Indiana’s Attorney General private not appeal against the court’s decision. In September 2016, Patel was again sentenced to 18 months for child neglect, less time than she had already served. The judge then ordered Patel’s immediate release.
In April 2015, Arkansas police arrested Anne Bynum after she gave birth to a stillborn child at home. She was charged with concealing the birth and abuse of a corpse. The state also accused her friend, Karen Collins, of performing an abortion.
Bynum, who already had one child and worked a minimum wage job, never told her parents about the pregnancy. When her pregnancy became difficult to conceal, she took medication to induce labor.
In a video interview, Bynum said she delivered the baby at home alone, in the middle of the night. “She was just beautiful. Really beautiful. But close your eyes, close your mouth. Complete silence.” Bynum wrapped up the remains and went to bed. The next day, she drove to the emergency room with the remains in the front passenger seat. Bynum said she “gave birth last night, but she didn’t make it.” Medical personnel determined it was a stillbirth.
When Bynum was released from the hospital days later, she was arrested on her way home. The sheriff handcuffed her and put her in the back of the police car. Bynum’s trial was short, just two days of testimony and a few minutes of jury deliberation. The judge convicted her to six years in prison. An appeals court reversed the conviction in December 2018.
Who exactly informed the police remains unknown. The appeals court noted that “Bynum told friends, her lawyers and her priest about the pregnancy and about her intention to give the child up for adoption when it was born.” On the morning after she gave birth, Bynum texted her lawyer “advising her to see a doctor.” The lawyer also called a funeral home and “was advised to have Bynum take the fetal remains to the hospital.”
It is unclear whether Bynum shared the texts himself, or whether the police recovered them in some other way.
In January 2018, Mississippi charged Latice Fisher with murder for the death of her newborn the year before. The Washington Post reported that when paramedics arrived at her home, they found “a baby in the toilet, lifeless and blue, the umbilical cord still attached.” The baby was pronounced dead at the hospital. Fisher initially said she did not know she was pregnant, but later admitted that she had known about the pregnancy for at least a month. She also admitted that she had searched the internet for how to miscarry.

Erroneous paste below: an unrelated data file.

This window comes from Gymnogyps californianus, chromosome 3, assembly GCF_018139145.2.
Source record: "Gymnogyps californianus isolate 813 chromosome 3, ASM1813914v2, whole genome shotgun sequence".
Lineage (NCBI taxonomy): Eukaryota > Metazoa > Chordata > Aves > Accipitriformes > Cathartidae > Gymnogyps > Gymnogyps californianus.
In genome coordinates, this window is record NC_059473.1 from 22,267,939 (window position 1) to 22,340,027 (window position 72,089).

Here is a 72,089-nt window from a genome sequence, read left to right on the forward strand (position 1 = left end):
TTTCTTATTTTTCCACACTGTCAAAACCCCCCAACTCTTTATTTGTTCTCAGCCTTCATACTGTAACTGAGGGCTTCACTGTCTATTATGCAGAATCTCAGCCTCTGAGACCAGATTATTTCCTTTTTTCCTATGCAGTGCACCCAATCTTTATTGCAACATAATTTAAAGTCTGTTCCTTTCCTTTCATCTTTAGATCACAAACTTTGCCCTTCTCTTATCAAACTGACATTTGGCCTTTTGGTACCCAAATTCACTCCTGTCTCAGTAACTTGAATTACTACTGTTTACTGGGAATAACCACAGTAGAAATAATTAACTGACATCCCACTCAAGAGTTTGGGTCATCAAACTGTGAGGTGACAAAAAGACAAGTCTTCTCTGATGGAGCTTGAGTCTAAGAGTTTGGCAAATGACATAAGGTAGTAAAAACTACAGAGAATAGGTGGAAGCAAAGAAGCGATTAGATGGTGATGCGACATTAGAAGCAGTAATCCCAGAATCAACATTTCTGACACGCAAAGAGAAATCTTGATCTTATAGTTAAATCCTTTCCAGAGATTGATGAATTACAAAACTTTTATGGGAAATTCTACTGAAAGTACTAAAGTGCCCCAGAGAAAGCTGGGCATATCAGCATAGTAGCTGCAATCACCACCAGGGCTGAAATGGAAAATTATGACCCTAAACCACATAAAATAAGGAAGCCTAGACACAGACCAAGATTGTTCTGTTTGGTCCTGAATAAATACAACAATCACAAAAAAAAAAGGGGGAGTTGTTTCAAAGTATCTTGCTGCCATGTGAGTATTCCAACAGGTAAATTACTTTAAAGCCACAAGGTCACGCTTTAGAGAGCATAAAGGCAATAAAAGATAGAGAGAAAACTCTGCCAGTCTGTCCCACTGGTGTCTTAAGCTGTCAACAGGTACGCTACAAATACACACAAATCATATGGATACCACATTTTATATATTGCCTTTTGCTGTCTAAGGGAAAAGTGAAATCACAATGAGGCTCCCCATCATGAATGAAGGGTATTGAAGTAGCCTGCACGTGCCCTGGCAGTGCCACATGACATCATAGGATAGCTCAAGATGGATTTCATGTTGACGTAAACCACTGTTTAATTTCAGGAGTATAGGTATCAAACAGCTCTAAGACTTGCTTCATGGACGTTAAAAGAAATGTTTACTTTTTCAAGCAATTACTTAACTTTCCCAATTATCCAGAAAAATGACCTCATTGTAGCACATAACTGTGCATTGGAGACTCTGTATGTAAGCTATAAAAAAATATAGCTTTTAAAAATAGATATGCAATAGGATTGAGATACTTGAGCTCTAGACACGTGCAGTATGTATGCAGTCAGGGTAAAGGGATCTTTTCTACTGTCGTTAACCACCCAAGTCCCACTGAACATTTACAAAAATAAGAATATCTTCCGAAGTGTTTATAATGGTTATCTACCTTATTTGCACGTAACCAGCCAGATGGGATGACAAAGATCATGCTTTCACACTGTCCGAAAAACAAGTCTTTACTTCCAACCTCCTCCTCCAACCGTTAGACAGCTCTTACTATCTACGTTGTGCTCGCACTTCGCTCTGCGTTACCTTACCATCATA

Fisher reportedly “voluntarily surrendered” her iPhone to police. Court documents show her phone’s “memory and data were then downloaded, including but not limited to Fisher’s past internet activity.” In reviewing that data, investigators learned that Fisher had been researching “buy abortion pills, mifeprison.” [sic] online, misoprostol online’ and ‘buy misoprostol abortion pill online’. Fisher had also “apparently bought misoprostol right after these searches.” Another Court documents show that police also searched her husband’s phone.
While there is no evidence that Fisher took the pills, prosecutors used her digital records to show that she intended to terminate her pregnancy. The murder charge was finally settled turned down.
Tech companies may not have much of a way to handle police search warrants, even if the investigations involve abortion. But companies can decide how much digital data they collect about people and how long they keep that information. They also get to decide whether to offer end-to-end encryption, which gives people more privacy for all their messages. After the Russian invasion of Ukraine last year, Meta announced that it is making encrypted one-on-one chats on Instagram available to adults in the two countries. And while Elon Musk said Twitter should encrypt direct messages end-to-end before acquiring the company, it is not clear whether this is really going to happen.
Last year, reporters found that Facebook and anti-abortion clinics collect sensitive information about would-be patients. The format too reported that Hey Jane, an online provider of abortion pills, used a series of online trackers that tracked users across the internet – until the journalists contacted the practice. More recently, ProPublica found it nine pharmacies that sell abortion pills also share sensitive data with Google and other third parties. All nine were recommended by Plan C, which provides information on how to get abortion pills by mail. No one responded to ProPublica’s request for comment.
In Abortion every daypublisher Jessica Valenti remembers us that “if you’re white, have money, and have the ability to travel to a state where abortion is legal—you’ll have it much easier than people from marginalized communities.” Everyone has the right to access reproductive health care. If the past decade is any indication, we will all be needed to protect essential abortion rights, from doctors, nurses and lawyers to legislators, software engineers and voters.
Sarah Mitchell-Weed contributed research.